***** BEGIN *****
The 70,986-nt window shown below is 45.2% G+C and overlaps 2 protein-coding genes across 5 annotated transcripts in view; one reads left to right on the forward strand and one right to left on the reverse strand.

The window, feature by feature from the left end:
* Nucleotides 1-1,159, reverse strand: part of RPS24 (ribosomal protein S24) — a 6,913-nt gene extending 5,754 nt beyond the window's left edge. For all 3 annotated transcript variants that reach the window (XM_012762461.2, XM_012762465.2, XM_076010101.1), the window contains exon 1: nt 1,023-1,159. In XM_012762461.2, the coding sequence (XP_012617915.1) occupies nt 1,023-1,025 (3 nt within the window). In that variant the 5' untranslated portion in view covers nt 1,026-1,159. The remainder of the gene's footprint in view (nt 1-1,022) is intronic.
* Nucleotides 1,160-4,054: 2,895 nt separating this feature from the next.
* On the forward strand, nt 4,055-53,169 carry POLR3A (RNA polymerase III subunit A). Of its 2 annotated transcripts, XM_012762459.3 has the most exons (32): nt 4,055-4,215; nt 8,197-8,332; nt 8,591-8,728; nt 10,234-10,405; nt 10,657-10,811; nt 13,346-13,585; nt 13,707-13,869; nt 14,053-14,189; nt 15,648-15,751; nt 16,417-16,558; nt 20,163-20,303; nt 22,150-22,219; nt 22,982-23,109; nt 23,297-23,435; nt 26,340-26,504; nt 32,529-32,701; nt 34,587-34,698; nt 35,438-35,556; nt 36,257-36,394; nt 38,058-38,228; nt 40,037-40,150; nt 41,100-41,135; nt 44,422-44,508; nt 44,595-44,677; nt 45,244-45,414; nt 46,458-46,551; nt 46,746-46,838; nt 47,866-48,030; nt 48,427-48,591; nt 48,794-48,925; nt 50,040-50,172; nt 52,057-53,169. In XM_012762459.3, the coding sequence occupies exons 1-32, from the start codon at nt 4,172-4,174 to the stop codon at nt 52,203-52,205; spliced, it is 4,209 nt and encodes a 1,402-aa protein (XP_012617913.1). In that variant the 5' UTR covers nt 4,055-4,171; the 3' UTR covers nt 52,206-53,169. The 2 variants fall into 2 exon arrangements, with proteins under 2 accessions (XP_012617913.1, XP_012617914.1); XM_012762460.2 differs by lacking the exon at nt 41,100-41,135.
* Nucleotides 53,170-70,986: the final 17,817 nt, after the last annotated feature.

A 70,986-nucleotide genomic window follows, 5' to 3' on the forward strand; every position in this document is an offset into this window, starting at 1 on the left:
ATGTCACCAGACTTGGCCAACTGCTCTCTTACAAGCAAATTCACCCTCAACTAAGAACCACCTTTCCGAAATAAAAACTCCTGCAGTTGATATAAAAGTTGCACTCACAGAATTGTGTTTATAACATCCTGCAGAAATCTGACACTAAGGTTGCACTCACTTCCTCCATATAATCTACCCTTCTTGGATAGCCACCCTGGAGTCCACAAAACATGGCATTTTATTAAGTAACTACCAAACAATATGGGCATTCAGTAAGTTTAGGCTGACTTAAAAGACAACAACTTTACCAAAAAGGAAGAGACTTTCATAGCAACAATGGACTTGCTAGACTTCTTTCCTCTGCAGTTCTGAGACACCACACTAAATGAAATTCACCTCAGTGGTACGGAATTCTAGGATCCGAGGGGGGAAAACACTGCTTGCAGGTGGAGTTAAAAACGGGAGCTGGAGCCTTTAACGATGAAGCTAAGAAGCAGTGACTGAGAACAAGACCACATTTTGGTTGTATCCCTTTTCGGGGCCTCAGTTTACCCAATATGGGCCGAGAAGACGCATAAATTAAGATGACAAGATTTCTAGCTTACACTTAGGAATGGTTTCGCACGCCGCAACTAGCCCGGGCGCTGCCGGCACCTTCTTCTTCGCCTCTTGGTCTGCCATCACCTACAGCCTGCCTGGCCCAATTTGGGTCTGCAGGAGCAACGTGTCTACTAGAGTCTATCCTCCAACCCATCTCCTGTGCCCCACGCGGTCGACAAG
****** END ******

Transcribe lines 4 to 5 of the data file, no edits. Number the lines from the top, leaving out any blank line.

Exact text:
* Nucleotides 1,160-4,054: 2,895 nt separating this feature from the next.
* On the forward strand, nt 4,055-53,169 carry POLR3A (RNA polymerase III subunit A). Of its 2 annotated transcripts, XM_012762459.3 has the most exons (32): nt 4,055-4,215; nt 8,197-8,332; nt 8,591-8,728; nt 10,234-10,405; nt 10,657-10,811; nt 13,346-13,585; nt 13,707-13,869; nt 14,053-14,189; nt 15,648-15,751; nt 16,417-16,558; nt 20,163-20,303; nt 22,150-22,219; nt 22,982-23,109; nt 23,297-23,435; nt 26,340-26,504; nt 32,529-32,701; nt 34,587-34,698; nt 35,438-35,556; nt 36,257-36,394; nt 38,058-38,228; nt 40,037-40,150; nt 41,100-41,135; nt 44,422-44,508; nt 44,595-44,677; nt 45,244-45,414; nt 46,458-46,551; nt 46,746-46,838; nt 47,866-48,030; nt 48,427-48,591; nt 48,794-48,925; nt 50,040-50,172; nt 52,057-53,169. In XM_012762459.3, the coding sequence occupies exons 1-32, from the start codon at nt 4,172-4,174 to the stop codon at nt 52,203-52,205; spliced, it is 4,209 nt and encodes a 1,402-aa protein (XP_012617913.1). In that variant the 5' UTR covers nt 4,055-4,171; the 3' UTR covers nt 52,206-53,169. The 2 variants fall into 2 exon arrangements, with proteins under 2 accessions (XP_012617913.1, XP_012617914.1); XM_012762460.2 differs by lacking the exon at nt 41,100-41,135.